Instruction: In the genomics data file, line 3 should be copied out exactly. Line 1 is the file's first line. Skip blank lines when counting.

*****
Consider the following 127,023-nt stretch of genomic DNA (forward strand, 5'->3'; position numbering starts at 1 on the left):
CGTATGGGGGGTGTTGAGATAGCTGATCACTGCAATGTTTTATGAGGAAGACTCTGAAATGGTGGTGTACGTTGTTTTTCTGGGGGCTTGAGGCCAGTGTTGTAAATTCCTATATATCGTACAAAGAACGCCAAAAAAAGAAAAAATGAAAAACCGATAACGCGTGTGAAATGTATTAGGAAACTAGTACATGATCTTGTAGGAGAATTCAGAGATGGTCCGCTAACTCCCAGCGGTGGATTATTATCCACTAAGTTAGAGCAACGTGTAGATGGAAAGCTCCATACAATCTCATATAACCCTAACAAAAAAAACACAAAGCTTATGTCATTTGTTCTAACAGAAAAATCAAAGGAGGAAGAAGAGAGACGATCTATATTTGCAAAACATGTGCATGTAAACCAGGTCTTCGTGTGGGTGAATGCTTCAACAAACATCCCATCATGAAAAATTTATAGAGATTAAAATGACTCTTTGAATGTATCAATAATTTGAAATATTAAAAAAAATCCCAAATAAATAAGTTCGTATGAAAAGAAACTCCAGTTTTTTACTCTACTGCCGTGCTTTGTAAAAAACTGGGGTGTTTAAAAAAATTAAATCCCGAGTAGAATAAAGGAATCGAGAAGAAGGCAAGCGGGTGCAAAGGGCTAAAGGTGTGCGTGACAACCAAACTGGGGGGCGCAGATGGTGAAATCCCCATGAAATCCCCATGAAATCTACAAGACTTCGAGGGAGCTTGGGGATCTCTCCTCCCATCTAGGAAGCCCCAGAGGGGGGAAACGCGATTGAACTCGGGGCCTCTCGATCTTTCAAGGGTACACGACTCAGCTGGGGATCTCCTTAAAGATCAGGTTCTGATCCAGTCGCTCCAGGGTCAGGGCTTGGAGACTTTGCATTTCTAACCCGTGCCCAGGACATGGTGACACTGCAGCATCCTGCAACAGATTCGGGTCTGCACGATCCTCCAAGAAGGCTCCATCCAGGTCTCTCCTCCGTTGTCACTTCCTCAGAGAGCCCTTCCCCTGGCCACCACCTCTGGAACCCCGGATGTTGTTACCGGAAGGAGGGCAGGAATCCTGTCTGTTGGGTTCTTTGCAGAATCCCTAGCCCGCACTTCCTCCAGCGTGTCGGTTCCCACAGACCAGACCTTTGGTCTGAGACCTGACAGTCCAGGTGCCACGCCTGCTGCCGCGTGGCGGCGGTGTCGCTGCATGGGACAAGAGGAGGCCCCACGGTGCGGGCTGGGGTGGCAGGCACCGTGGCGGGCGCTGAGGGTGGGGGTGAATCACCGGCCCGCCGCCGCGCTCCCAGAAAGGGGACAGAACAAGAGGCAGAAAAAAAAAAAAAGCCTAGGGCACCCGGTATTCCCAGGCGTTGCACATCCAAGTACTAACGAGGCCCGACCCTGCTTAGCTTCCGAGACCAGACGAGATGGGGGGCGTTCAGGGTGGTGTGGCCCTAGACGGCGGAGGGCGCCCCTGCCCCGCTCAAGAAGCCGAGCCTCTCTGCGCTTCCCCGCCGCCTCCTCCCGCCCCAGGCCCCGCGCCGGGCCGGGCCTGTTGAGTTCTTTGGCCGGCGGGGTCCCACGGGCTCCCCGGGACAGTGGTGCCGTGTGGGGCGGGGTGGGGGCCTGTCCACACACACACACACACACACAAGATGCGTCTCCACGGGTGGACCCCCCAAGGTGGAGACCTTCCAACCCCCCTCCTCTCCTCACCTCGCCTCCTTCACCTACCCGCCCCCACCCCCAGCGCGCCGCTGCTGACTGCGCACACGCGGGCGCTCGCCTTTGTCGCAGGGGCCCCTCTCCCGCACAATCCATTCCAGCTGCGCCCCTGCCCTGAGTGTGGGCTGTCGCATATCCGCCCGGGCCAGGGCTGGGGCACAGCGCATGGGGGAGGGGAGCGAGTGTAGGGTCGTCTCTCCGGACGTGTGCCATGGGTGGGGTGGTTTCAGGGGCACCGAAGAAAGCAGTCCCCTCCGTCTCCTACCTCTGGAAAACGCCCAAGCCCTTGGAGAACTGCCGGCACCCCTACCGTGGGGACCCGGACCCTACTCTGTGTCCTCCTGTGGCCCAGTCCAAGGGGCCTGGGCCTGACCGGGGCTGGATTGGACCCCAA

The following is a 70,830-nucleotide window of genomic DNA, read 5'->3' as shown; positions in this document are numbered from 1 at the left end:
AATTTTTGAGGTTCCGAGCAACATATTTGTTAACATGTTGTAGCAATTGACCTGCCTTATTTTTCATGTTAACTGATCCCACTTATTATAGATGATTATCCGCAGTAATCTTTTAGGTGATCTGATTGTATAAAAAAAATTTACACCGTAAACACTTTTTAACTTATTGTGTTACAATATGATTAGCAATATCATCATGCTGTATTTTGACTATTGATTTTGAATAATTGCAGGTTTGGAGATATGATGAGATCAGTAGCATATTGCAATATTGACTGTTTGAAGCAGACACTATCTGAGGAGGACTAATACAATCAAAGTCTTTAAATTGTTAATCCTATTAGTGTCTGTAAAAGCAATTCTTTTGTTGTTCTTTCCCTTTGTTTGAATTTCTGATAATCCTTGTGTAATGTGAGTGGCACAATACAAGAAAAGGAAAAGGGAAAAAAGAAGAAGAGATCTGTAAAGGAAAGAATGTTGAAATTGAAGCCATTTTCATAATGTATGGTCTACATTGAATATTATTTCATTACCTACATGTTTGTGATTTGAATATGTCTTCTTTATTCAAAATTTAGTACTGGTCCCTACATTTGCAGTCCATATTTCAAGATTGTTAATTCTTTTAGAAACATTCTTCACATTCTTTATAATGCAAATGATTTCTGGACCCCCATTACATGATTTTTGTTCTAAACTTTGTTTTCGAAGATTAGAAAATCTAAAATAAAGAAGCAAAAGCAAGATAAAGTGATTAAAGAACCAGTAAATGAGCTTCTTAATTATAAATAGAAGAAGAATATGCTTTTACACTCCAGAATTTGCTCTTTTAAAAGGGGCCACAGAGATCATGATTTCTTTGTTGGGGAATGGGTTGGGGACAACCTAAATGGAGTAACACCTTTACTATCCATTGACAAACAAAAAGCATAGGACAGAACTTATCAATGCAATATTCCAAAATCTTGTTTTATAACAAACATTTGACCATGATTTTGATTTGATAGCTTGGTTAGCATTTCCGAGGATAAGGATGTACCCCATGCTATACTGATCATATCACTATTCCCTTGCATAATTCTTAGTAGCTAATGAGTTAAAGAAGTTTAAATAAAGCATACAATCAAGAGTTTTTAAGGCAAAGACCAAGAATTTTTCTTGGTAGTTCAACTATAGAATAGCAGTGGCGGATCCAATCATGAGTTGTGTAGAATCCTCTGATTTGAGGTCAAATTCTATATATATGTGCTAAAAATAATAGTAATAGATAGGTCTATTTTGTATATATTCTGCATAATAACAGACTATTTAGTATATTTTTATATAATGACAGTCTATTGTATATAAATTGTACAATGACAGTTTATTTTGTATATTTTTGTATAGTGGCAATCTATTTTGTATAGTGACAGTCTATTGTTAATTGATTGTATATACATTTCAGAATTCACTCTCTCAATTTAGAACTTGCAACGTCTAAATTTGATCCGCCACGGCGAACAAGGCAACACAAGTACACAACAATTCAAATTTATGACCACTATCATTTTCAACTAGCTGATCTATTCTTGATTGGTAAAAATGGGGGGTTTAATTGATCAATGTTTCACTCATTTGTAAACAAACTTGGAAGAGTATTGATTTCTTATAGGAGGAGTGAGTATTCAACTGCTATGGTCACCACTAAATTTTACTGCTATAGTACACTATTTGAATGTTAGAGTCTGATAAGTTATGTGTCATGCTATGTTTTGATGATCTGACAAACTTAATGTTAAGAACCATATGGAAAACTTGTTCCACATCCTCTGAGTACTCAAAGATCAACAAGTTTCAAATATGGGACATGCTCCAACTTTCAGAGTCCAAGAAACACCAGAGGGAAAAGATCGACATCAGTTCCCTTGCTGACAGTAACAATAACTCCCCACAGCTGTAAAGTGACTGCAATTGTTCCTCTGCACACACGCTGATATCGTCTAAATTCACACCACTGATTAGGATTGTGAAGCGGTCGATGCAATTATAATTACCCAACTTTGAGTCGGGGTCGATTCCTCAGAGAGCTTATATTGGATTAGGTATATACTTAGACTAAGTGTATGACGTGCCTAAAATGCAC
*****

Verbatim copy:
The following is a 70,830-nucleotide window of genomic DNA, read 5'->3' as shown; positions in this document are numbered from 1 at the left end: